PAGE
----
If you thrive on a healthy diet of 1950s jazz played by a matched pair of talented saxophonists, this collection will be a swinging slice of heaven. Among the "coolest" of the West Coast tenor players of the 1950s, Bill Perkins in later years became a bit influenced by John Coltrane and modernized his style in a personal way. A flexible and versatile musician who also played baritone, alto, soprano, and flute, Perkins was best-known for his work on tenor.
For this set, tenor saxophonist Bill Perkins is showcased in an all-star octet also including altoist Bud Shank, baritonist Jack Nimitz, trumpeter Stu Williamson, trombonist Carl Fontana, pianist Russ Freeman, bassist Red Mitchell and drummer Mel Lewis. Perk's tone is heard throughout at its coolest (influenced by Lester Young but distinctive within the style) and there are plenty of short spots for the other key voices.
On this rewarding set, the L.A. Four (altoist Bud Shank, acoustic guitarist Laurindo Almeida, bassist Ray Brown, and drummer Jeff Hamilton) perform a Bach melody, "Carinhoso" (originally recorded by Shank and Almeida back in 1954), "Just Friends," a "Love" medley ("Love for Sale" and "Love Walked In"), and Chick Corea's "Spain." Shank sticks exclusively to alto for the date, leaving his flute in its case, and the result is a more high-powered program than usual. Recommended.
Bill Perkins pays tribute to former boss Woody Herman on this CD by leading a 14-piece big band through a variety of standards, most of which were featured by Herman. Actually, this is more of a tribute to Herman's spirit than to his original recordings, for the arrangements (by Jim Knight, John La Barbera, Dennis Mackrel, Frank Strazzeri and Mark Taylor) are much newer; not all of the songs (such as "I Can't Believe That You're In Love With Me," "9:20 Special" and "Blue Lou") were that closely connected with Herman's legacy, and his hits ("Four Brothers" and "Early Autumn") are absent. In addition, there is no clarinetist in the band filling in for Herman…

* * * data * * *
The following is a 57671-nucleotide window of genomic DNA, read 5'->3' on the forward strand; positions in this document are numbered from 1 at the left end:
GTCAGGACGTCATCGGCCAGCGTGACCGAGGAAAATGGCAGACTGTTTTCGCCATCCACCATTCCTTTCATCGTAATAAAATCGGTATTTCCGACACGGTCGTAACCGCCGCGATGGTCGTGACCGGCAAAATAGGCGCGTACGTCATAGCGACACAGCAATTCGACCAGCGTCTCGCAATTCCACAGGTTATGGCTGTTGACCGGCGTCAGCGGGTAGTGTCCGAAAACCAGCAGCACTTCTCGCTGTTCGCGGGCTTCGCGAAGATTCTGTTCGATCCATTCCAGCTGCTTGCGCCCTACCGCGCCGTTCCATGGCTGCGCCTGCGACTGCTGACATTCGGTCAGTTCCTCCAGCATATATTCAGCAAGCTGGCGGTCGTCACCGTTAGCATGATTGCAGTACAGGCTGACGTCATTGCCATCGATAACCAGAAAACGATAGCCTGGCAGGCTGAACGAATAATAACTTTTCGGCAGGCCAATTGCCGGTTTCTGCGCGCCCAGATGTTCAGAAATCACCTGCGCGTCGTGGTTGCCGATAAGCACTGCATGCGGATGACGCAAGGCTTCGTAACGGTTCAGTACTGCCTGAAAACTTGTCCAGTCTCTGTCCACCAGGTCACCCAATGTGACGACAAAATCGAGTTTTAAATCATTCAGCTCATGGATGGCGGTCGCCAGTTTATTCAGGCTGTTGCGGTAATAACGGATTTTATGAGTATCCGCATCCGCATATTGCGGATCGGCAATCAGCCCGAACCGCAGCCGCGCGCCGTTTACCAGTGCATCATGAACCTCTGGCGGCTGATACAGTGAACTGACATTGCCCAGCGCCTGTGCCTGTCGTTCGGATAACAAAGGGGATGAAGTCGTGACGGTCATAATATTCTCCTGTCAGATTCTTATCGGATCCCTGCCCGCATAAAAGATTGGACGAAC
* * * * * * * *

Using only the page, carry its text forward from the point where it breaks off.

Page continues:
At first glance, it's easy to see why this late-period Sonny Stitt date could have fallen through the cracks. Recorded at Bubba's Jazz Restaurant in Florida on November 11, 1981, one year before the tenor saxophonist passed away, the set list depends on several pleasant yet rudimentary standards that these musicians could play in their sleep. Fortunately, the majority of these cuts find Stitt with fellow tenor man Eddie "Lockjaw" Davis and trumpeter Harry "Sweets" Edison, who more than hold their own with a combined spontaneity and playfulness that are anything but boring. These 11 tracks are spirited, straight-ahead bebop with excellent versions of "Oh, Lady Be Good," "What's New," "There Is No Greater Love," "Lester Leaps In," Stitt's original "Sonny's Blues," and the Miles Davis tune "Four." The first-rate rhythm section alongside Stitt, "Lockjaw," and "Sweets" consists of Eddie Higgins on piano, Donn Mast on bass, and Duffy Jackson on drums.